4 Surprising Weight Loss Tricks Nutritionists Recommend
Now that obesity is one of the biggest health issues we face, weight loss becomes a massive industry. Your neighbor, friend or cousin all seem to know a diet or exercise that worked wonders for them or someone they know.
But will it do the same to you?
You can’t try every weight loss plan out there, but you do need a starting point. Today, I reveal 4 golden rules that are almost universally valid for everyone – and they come straight from registered nutritionists.
And the most important one is…
Stop dieting right now
Adopting a strict diet, even one that seems designed especially for you, may not be a good idea. Forcing yourself to eat meals you don’t like can have a negative impact on your mood and might make you give in to unhealthy habits on the long run.
NYC-based registered dietitian Amy Gorin advises you to focus on creating healthy behaviors instead. ‘This is typically easiest to put into place by initiating many small changes, such as adding exercise to your day, even in small doses, swapping high-calorie desserts for fruit, and being more mindful while you eat,’ she explains.
Cutting out one food won’t work
Tara Collingwood, registered dietitian and nutritionist, often encounters people obsessed with cutting out a single thing from their diet, like sugar or carbs. However, ‘staying away from certain food groups or one specific thing won’t help you with weight loss.’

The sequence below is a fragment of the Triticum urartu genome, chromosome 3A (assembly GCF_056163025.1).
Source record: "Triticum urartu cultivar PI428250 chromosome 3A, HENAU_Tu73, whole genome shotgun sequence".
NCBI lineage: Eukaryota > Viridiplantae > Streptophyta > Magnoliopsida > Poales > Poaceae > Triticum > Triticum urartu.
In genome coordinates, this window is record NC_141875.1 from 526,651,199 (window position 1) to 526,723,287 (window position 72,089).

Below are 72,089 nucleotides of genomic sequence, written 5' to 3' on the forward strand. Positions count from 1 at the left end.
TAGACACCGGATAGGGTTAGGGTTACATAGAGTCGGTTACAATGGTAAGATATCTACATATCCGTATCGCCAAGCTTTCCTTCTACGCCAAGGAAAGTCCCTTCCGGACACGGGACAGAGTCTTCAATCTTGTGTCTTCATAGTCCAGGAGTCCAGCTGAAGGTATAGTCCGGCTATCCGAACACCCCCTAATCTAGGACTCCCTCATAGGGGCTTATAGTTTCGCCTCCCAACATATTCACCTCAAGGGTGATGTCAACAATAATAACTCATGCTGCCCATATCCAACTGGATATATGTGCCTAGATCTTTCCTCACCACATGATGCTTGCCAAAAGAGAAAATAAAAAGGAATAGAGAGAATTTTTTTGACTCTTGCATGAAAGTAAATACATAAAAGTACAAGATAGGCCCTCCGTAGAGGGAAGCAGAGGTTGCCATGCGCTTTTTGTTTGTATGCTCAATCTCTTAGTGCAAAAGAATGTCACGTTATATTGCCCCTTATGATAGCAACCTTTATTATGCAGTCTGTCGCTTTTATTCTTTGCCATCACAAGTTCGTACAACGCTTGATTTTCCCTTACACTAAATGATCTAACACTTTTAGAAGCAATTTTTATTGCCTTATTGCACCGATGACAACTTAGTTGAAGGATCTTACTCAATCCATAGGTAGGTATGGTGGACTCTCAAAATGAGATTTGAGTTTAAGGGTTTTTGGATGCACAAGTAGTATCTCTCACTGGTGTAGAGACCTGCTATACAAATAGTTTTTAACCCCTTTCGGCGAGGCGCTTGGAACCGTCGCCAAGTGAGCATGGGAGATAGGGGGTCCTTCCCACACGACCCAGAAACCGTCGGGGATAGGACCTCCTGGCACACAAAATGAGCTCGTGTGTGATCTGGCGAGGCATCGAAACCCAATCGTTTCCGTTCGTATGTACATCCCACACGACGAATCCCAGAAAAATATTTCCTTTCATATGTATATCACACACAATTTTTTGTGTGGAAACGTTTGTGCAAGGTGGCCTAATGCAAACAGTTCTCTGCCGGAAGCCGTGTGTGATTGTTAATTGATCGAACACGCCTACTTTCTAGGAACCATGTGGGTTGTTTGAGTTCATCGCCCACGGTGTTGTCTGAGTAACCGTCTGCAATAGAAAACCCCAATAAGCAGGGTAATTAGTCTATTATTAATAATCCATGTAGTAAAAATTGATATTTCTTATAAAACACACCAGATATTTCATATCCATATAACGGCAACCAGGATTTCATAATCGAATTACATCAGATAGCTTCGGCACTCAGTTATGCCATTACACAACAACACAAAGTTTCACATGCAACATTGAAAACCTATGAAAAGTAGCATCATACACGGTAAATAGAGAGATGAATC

‘Instead,’ she explains, ‘look at your overall diet and caloric balance. Increase your burn a little bit each day with more movement and exercise and skip extra calories you won’t miss, like that bite of your husband’s meal when you dine out or that handful of candy from the jar at work.’
Put yourself first
A review of 25 dieting studies published in Frontiers in Psychology found that dieting can be a predictor of weight gain. Yes, you read that right.
For most people, dieting restricts too many food groups or nutrients while also increasing the risk of depression and anxiety. Registered dietitian Kara Lydon advises to ‘place less focus on the number on the scale and you can spend more time and energy on health-promoting behaviors like engaging in joyful movement and eating foods that are satisfying. Focusing on self-care can help boost self-esteem, which in turn helps people take better care of themselves and sustain improvements in healthy behaviors.’
Eat protein for breakfast
Eating fruit or other light alternatives can leave you feeling very hungry by lunch, which increases chances of overeating and snacking unnecessarily. Tara Collingwood encourages eating plenty of healthy protein for breakfast as it regulates the appetite even in the afternoon!
‘I eat 20 to 30 grams of protein as part of my breakfast,” Collingwood says. “It keeps me satisfied for several hours and helps keep my appetite in check as the day goes on, especially in the evening.’
Captain’s Tip: A very quick protein-packed breakfast is an oatmeal bowl. Ingredients: ¾ cup of oats (7 gr. Protein), ¾ cup milk (6 gr. Protein) with 3 tbsp of hemp protein powder (15 gr. Protein). It’s that easy!